Report on Monowai (New Zealand) — February 2003
Bulletin of the Global Volcanism Network, vol. 28, no. 2 (February 2003)
Managing Editor: Edward Venzke.
Monowai (New Zealand) Volcanic earthquake swarm during 1-24 November eruption
Please cite this report as:
Global Volcanism Program, 2003. Report on Monowai (New Zealand). In: Venzke, E. (ed.), Bulletin of the Global Volcanism Network, 28:2. Smithsonian Institution. https://doi.org/10.5479/si.GVP.BGVN200302-242050.
25.887°S, 177.188°W; summit elev. -132 m
All times are local (unless otherwise noted)
Numerous eruptions of Monowai Seamount (also known as Orion Seamount), an active volcano located in the Kermadec Island arc, were detected by the Polynesian Seismic Research (Reseau Sismique Polynesien, RSP) seismic network in Tahiti (figure 8). Strong T-phase waves were recorded at all of the stations in the RSP network (figure 9). The last reports of Monowai eruption activities were in January 1998 (BGVN 23:01), June 1999 (BGVN 24:06), and May 2002 (BGVN 27:05).
Geophysical network. The Polynesian Seismic Network is composed of short-period seismic stations on Rangiroa atoll in the Tuamotu archipelago (stations VAH and PMOR), on Tahiti in the Society Islands (stations PAE, PPT, TVO, and TIAR), on Tubuai in the Austral Islands (station TBI), and on Rikitea in the Gambier archipelago (station RKT). There are also three long-period seismic stations in Tahiti, Tubuai, and Rikitea. In addition, Comprehensive Test Ban Treaty (CTBT) instruments located in Tahiti include a mini-array of micro-barographs, a primary seismic station (station PS18 at Papeete), and a radionuclide station.
Earthquake swarm. A volcanic earthquake swarm started on 1 November 2002 at 1200 UTC with strong explosive T-phase waves recorded by the RSP network (figure 10). The swarm stopped temporarily between 8 and 17 November; a second, very intense swarm started on 17 November (figure 11) and ended on 24 November. From inversion of T-phase wave arrival times, it was deduced that the swarm was located around Monowai Seamount. Because of the small aperture of the RSP network, the location is poorly constrained in longitude, but well constrained in latitude (figure 12). The source of the T-phase waves is most probably at Monowai.
|Figure 10. Daily history of the Monowai swarm. The maximum number of daily events was on 21 November, but the higher amplitude T-phase waves were detected during 17-19 November. Courtesy of Laboratoire de Geophysique, Tahiti.|
Regarding T-Phase waves. A short-period wave group from a seismic source that has propagated in part through the ocean is called T-phase or T(ertiary)-wave (Linehan, 1940; Tolstoy and Ewing, 1950; Walker and Hammond, 1998). The wave group propagates with low attenuation as hydro-acoustic (compressional) waves in the ocean, constrained within a low sound speed wave guide (the sound fixing and ranging - SOFAR - channel) formed by the sound speed structure in the ocean. The T-phase signal may be picked up by hydrophones in the ocean or by land seismometers. Upon incidence with the continental shelf/slope, the wave group is transformed into ordinary seismic waves that arrive considerably later than seismic wave groups from the same source that propagated entirely through the solid earth.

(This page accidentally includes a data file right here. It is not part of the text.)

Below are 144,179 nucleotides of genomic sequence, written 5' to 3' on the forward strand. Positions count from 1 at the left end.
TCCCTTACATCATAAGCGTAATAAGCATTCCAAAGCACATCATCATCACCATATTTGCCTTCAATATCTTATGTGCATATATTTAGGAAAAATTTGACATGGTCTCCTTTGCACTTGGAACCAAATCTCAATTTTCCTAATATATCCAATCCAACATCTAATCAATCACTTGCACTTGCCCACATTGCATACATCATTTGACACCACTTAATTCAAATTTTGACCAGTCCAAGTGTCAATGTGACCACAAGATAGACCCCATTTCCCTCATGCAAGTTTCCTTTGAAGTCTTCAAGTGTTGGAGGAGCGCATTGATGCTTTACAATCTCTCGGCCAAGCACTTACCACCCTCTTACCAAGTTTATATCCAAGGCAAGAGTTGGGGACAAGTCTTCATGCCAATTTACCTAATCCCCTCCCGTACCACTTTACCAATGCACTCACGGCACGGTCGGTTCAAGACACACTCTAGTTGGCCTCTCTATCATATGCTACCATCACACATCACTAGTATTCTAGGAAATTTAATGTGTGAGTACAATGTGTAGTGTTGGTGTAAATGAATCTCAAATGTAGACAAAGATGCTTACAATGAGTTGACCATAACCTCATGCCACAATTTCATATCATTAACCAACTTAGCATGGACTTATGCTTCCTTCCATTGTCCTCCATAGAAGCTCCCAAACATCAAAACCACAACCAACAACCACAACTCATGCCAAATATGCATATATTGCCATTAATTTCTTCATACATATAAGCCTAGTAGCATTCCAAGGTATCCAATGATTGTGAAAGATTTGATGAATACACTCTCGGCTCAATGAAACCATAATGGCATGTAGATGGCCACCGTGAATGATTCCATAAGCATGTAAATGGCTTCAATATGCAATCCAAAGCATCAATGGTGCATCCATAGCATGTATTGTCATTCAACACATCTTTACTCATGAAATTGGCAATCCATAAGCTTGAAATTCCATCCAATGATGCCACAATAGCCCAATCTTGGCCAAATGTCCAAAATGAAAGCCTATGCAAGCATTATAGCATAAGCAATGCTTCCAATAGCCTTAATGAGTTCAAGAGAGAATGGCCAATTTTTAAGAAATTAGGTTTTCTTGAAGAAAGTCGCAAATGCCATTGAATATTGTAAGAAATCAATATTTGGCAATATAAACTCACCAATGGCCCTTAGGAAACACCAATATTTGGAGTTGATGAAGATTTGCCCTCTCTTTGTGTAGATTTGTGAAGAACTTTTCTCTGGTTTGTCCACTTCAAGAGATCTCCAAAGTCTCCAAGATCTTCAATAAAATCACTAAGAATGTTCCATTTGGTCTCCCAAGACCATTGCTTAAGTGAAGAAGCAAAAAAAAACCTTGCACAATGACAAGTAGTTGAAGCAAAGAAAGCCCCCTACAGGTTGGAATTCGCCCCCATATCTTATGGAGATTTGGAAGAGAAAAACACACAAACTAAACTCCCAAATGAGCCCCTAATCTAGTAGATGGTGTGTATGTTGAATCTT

References. Brothers, R.N., Heming, R.F., Hawke, M.M., and Davey, F.J., 1980, Tholeiitic basalt from the Monowai seamount, Tonga-Kermadec ridge (Note): New Zealand Journal of Geology and Geophysics, v. 23, p. 537-539.
Davey, F.J., 1980, The Monowai Seamount: an active submarine volcanic centre of the Tonga-Kermadec Ridge (Note): New Zealand Journal of Geology and Geophysics, v. 23, p. 533-536.
Linehan, D, 1940, Earthquakes in the West Indian region: Transactions, American Geophysical Union, Pt. II, p. 229-232.
Tolstoy, I., and Ewing, M., 1950, The T phase of shallow-focus earthquakes: Bulletin of the Seismological Society of America, v. 40, p. 25-51.
Walker, D.A., and Hammond, S.R., 1998, Historical Gorda Ridge T-phase swarms; relationships to ridge structure and the tectonic and volcanic state of the ridge during 1964-1966: Deep-Sea Research Part II, v. 45, n. 12, p. 2531-2545.
Geologic Background. Monowai, also known as Orion seamount, rises to within 100 m of the sea surface about halfway between the Kermadec and Tonga island groups. The volcano lies at the southern end of the Tonga Ridge and is slightly offset from the Kermadec volcanoes. Small parasitic cones occur on the N and W flanks of the basaltic submarine volcano, which rises from a depth of about 1500 m and was named for one of the New Zealand Navy bathymetric survey ships that documented its morphology. A large 8.5 x 11 km wide submarine caldera with a depth of more than 1500 m lies to the NNE. Numerous eruptions from Monowai have been detected from submarine acoustic signals since it was first recognized as a volcano in 1977. A shoal that had been reported in 1944 may have been a pumice raft or water disturbance due to degassing. Surface observations have included water discoloration, vigorous gas bubbling, and areas of upwelling water, sometimes accompanied by rumbling noises.
Information Contacts: Dominique Reymond and Olivier Hyvernaud, Laboratoire de Geophysique, CEA/DASE/LDG, Tahiti, PO Box 640, Papeete, French Polynesia.